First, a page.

An aerial census March 21 at Aransas found 172 whoopers at Aransas.
whooper is on the Platte River in Nebraska. One whooper was
for on the census flight.
My flight report follows:
An aerial census of the Aransas NWR and surrounding areas made 21
2002 estimated the number of whooping cranes present at 159 adults +
chicks = 173. One additional whooping crane is on the Platte River
Nebraska (# 174). One adult and one chick have died from the winter's
population of 176.
Recap of cranes observed: (172a)
Refuge Lamar San Jose
Matagorda Welder Flats Indianola
158 + 14 = 172
a The one crane not located could be dead, in migration, or
overlooked on the flight.
b Record all-time high of 61 on Matagorda Island, exceeding the 59
present Feb. 21. Subadult cranes
moved over from the
refuge to Matagorda to increase the total.
Remarks: Census conditions were excellent throughout the day with
skies and moderate winds. All areas were covered except the upper end
St. Charles Bay. The cranes were definitely moving more, making it
difficult to keep track of the cranes.
It is clear that the migration has not started yet except for the
whooping crane confirmed March 20 on the Platte River in Nebraska.
families and pairs were located along with an estimated 30 subadults.
subadult duo on San Jose with one crane with an injured left wing was
located not too far from where last seen two weeks ago. A family
Matagorda last week seen as 1+1 was back with typical spacing as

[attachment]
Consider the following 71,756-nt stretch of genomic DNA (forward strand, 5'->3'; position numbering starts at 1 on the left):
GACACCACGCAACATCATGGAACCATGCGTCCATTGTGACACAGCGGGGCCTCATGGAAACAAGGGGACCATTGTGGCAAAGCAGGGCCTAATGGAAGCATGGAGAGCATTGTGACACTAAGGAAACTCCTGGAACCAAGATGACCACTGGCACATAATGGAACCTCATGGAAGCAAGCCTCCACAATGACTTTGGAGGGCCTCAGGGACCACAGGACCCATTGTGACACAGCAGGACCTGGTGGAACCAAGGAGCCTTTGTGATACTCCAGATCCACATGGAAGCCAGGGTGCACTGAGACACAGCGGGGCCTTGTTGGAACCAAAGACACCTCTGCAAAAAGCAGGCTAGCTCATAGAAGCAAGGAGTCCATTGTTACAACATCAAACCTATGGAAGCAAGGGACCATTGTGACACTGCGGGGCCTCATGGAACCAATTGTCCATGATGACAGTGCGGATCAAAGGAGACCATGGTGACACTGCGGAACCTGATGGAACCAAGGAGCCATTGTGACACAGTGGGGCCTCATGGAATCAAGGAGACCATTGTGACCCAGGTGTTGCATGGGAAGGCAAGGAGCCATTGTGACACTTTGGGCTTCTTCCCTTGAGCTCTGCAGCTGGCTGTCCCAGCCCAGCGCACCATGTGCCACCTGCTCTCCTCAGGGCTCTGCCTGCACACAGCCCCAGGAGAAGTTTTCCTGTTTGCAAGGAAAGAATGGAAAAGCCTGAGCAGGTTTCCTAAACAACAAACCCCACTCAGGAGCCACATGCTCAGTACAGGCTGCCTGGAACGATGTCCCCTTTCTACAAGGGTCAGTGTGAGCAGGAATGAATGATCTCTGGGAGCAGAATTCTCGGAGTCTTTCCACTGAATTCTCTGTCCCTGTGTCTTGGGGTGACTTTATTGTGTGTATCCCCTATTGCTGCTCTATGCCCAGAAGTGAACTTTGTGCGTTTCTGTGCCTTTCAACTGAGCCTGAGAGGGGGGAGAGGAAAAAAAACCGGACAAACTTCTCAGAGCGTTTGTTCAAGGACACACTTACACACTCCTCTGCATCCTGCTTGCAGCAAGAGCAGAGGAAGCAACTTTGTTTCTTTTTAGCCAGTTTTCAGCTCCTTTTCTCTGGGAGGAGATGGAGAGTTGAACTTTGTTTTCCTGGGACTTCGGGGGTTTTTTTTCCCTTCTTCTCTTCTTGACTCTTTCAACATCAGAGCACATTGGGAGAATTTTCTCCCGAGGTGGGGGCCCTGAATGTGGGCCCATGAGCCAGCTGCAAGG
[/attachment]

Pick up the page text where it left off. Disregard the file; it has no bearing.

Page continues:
Unusual Locations: The two "Indianola" cranes were located on
flight in salt marsh on the Alcoa property next to the Myrtle Foster
Whitmire Unit of the Aransas NWR west of the town of Indianola. The
is currently managing this property that is slated to become part of
refuge. The North Lamar pair had flown west and was at the mouth of
Creek. The banded North Dunham Point pair was located on San Jose
but returned to their refuge territory in the afternoon. The Mustang
pair was still staying at the North Pump Canal. The North Pump Canal
(RwR-YbY) was still on San Jose Island.
Habitat: Tides have risen with oyster reefs in the bays
covered and most of the mud flats on San Jose covered with water.
use has diminished in open bays (3)and large lakes (6). Most cranes
in vegetated marsh. Both blue crabs and fiddler crabs are believed to
available and being preyed upon, with the whoopers in the higher dry
presumably seeking fiddler crabs made active with the warmer
A crab count March 19 indicated some crabs still in the marshes for
cranes. On today's flight, no cranes were on prescribed burns.
cranes were observed flying to freshwater to drink. Salinities
remained around 15 to 16 ppt in the bays and marshes.